ative stresses only can be inferred. Meeting       eruptions, including improved imaging of        in Earth (and other planets) are associated
the grand challenge of understanding the           the interior of volcanic systems and quanti-    with the primary compositional layering that
stress distribution and the temporally and         tative characterization of magma migration      resulted from the chemical differentiation
spatially dependent rheology is necessary          and eruption processes.                         of the planet and with mineralogical phase
to unraveling how some earthquakes trigger            What is the lithosphere- asthenosphere       changes controlled by pressure and tem-
other earthquakes thousands of kilometers          boundary? The lithosphere is Earth’s            perature variations. These boundaries may
away or how, for instance, the great Sumatra       mechanically strong outer shell that makes      be deflected by convective processes, thus
earthquakes of 26 December 2004 (seismic           up the tectonic plates, underlain by the        providing clues to the location and inten-
moment magnitude Mw = 9.3) and 28 March            weak asthenosphere, which flows and              sity of upwelling and downwelling. Because
2005 (Mw = 8.7) were coupled.                      deforms to accommodate plate motions. The       changes in rheology, composition, and den-
   How do processes in the ocean and atmo-         lithosphere often is thought of as the ther-    sity occur across the boundaries, they can in
sphere interact with the solid Earth? Ocean        mal boundary layer between the cold sur-        turn exert a strong influence on the pattern
storms, bolides, tornadoes, and glacier            face of Earth and the planet’s hot interior,    of convection. The challenge for seismology
calving all generate signals that are readily      but recent studies have shown that there is     is to map these boundaries, including their
detected by seismometers and atmospheric           often a sharp seismic discontinuity at the      3- D topography and sharpness, which are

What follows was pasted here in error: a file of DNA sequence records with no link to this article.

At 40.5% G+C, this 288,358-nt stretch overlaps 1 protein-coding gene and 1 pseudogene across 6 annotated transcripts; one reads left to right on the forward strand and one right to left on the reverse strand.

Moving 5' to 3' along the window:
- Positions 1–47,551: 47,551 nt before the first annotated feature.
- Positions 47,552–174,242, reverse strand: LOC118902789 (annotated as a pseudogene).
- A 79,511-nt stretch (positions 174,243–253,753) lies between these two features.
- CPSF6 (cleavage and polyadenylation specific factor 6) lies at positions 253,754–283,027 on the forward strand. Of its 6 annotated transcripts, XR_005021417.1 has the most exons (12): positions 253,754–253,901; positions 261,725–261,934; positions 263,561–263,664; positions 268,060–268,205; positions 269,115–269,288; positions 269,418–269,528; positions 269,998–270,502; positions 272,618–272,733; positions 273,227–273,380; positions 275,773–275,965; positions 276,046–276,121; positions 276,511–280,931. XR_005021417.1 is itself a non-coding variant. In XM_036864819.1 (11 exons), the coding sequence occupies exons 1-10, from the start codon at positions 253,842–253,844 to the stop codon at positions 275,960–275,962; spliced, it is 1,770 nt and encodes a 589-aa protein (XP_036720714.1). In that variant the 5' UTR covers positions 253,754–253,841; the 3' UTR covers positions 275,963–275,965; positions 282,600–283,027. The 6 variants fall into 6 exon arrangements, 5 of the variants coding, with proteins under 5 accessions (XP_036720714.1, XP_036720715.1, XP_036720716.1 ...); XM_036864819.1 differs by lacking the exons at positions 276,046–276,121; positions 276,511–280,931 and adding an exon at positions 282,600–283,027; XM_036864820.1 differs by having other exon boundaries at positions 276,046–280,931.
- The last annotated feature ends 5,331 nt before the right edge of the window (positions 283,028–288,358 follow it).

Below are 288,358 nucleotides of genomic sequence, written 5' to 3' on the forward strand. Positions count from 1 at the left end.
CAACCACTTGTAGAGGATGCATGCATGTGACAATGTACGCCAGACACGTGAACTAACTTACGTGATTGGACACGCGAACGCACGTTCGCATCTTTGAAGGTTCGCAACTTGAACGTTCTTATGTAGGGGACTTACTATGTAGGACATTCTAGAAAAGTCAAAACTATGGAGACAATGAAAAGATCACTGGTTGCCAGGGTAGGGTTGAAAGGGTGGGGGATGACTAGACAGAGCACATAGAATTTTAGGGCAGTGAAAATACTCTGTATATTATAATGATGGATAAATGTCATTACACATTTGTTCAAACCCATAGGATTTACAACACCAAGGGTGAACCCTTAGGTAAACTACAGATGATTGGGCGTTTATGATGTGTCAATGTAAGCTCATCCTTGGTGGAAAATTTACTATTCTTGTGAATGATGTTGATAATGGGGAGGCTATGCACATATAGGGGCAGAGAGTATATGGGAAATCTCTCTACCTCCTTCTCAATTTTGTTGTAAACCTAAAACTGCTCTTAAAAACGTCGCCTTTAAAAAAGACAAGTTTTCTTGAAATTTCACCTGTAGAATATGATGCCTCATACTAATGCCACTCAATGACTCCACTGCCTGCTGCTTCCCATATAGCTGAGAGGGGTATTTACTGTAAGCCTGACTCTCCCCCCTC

infrasound recorders. The multidisciplinary        base of the lithosphere inconsistent with a     key clues to quantifying their mineralogical,
topic of how processes in the ocean and            simple gradual thermal transition. Changes      thermal, and compositional nature and to
atmosphere couple into seismic waves and           in composition, volatile content, and anisot-   interpreting the dynamic processes that con-
how these waves can be used to monitor             ropy of the mantle, and perhaps the pres-       trol these variations.
the global environment is one of the high-         ence of melt, may play roles in creating the
priority challenges. Recently, it was estab-       discontinuity. Lithosphere- scale seismol-      Requirements to Meet the Challenges
lished that the Earth’s long-period “hum” of       ogy is being revolutionized by new data
free oscillations continuously excited at peri-    from large- scale seismometer deployments,         The report “Seismological grand chal-
ods of hundreds of seconds is generated by         such as the USArray component of the NSF-       lenges in understanding Earth’s dynamic
midlatitude winter storms through an as yet        funded EarthScope project, and by new           systems” describes the detailed seismologi-
poorly understood mechanism. On the other          analysis techniques. However, many chal-        cal approaches and practical requirements
end of the seismic frequency scale, active         lenges to understanding the evolution and       needed to make progress in attacking each
sources used in seismic profiling, such as          structure of the lithosphere and the astheno-   of the 10 grand challenges. A number of
in routine imaging of subseafloor structure,        sphere remain.                                  common themes emerge in terms of these
can detect layering and mixing in the water           How do plate boundary systems evolve?        approaches and needs. For example, increas-
column itself. The images’ unprecedented           Most earthquakes and volcanoes occur at         ingly massive data sets, inversions for 3-D and
horizontal resolution can help with under-         plate boundaries. Most of the deformation       4-D multiscale models, and realistic simula-
standing internal waves, turbulent mixing,         and volcanic activity at plate boundaries in    tions incorporating as much of the physics
and ocean circulation.                             the oceans may take place in a zone only a      as possible require enormous computational
   Where are water and hydrocarbons hid-           few hundred meters across at the surface,       capabilities. Thus, collaborative efforts to